Risk management programmes for egg processing food safety
If your food business produces eggs, or you're a secondary processor exporting with an official assurance, you are likely to need a risk management programme (RMP).
The Animal Products Act 1999 (APA) requires most primary processors of eggs to have a registered and independently verified risk management programme (RMP) before trading any eggs.
Primary processing includes harvesting, "candling", grading and packing whole shell eggs. Candling is the assessment of eggs for freshness, fertility, or defects by use of light, electronic means, or any other commercially accepted means. In practical terms, this means the RMP must apply from the layer farm (where the harvesting occurs) through to the packhouse (where the candling occurs).
Secondary processors (those who break eggs and make egg products) who require official assurances for export are also required to have an RMP. Secondary processors may choose to operate under an RMP rather than under a registered food control plan (FCP) under the Food Act 2014.
Purpose of RMPs
An RMP covers good operating practice and manages the following hazards and other risk factors:
- hazards to human health (consumers)
- hazards to animal health (where eggs are used for pet food or animal feed)
- risks to wholesomeness (anything that is offensive or unexpected in that type of product)
- risks from false or misleading labelling.
Exemption from RMP requirement
Some smaller egg producers may be eligible for an exemption from having an RMP (clause 11F of the Animal Products (Exemptions and Inclusions) Order 2000). However, exemption from the RMP requirement does not exempt you from any other legal requirements.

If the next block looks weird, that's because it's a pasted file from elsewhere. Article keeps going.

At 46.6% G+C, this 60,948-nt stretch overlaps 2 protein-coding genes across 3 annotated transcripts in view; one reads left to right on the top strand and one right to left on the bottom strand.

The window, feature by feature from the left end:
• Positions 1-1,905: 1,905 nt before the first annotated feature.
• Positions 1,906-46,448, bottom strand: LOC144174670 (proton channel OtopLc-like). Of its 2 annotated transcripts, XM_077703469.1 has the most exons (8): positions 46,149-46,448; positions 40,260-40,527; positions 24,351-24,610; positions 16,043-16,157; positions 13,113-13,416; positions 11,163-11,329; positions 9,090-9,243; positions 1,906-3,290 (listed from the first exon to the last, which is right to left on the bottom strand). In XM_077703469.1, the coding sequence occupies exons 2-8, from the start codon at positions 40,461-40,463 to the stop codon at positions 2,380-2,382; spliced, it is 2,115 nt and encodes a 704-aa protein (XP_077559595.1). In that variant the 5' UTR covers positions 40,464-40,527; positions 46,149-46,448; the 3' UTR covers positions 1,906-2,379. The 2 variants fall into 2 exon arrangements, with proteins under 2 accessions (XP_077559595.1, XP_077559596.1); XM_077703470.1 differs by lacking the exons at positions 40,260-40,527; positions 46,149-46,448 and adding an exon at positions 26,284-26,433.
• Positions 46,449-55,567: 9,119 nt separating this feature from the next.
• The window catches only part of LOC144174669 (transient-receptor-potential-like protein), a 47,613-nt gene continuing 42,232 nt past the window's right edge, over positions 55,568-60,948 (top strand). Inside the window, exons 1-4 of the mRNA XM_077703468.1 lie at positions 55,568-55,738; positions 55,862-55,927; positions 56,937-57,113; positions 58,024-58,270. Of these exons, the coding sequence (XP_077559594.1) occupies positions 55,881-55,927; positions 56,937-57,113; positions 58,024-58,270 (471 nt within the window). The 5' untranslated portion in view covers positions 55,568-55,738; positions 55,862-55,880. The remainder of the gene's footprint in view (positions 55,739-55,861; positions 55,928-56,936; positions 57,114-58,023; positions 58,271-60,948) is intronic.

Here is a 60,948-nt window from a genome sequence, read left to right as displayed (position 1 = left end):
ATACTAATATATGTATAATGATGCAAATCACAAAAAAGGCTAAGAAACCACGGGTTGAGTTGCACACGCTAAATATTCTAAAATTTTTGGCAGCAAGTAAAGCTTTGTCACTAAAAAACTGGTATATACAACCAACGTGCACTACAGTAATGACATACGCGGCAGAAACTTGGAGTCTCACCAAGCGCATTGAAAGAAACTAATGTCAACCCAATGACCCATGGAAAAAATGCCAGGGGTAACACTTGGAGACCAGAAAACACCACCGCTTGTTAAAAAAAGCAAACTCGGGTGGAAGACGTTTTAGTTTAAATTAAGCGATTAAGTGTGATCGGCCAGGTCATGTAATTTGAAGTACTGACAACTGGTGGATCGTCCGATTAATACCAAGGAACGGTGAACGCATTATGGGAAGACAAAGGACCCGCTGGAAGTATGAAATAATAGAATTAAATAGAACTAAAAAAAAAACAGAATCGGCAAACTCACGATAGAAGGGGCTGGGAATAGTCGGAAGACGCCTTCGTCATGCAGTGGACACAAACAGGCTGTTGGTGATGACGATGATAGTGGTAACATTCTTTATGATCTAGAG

You qualify for this exemption if you:
- produce eggs for sale for human or animal consumption from 100 female birds or fewer (all species included) and
- sell all eggs intended for human or animal consumption direct to the consumer or end-user and
- do not sell any eggs to any person for further sale (such as a cafe, shop, or other third parties).
Female bird count
All your female birds on the laying farm are counted as part of the 100 birds, regardless of their age, location, whether or not they are currently in lay, and whether or not eggs are the main reason for keeping the birds. The only exceptions would be for female birds whose eggs are clearly never meant for consumption, such as pet budgies or birds specifically grown for meat production.
If you have clearly separated rearing and laying farms, then you may count only those female birds on the laying farm (so long as all birds on the rearing farm are clearly young birds not yet in lay).
If more than one egg producer shares a property (for example, a husband and wife), each would be allowed to have 100 female birds only if they could show that their operations are separate (throughout harvesting and packing). It would not be acceptable to run or house the birds together.
You will not always know what people use your eggs for, but if you're selling to another business of any type, it is highly likely the exemption will not apply. If you know that the purchaser on-sells the eggs or uses them to prepare food that is sold to someone else, then you cannot sell to that person and claim the exemption.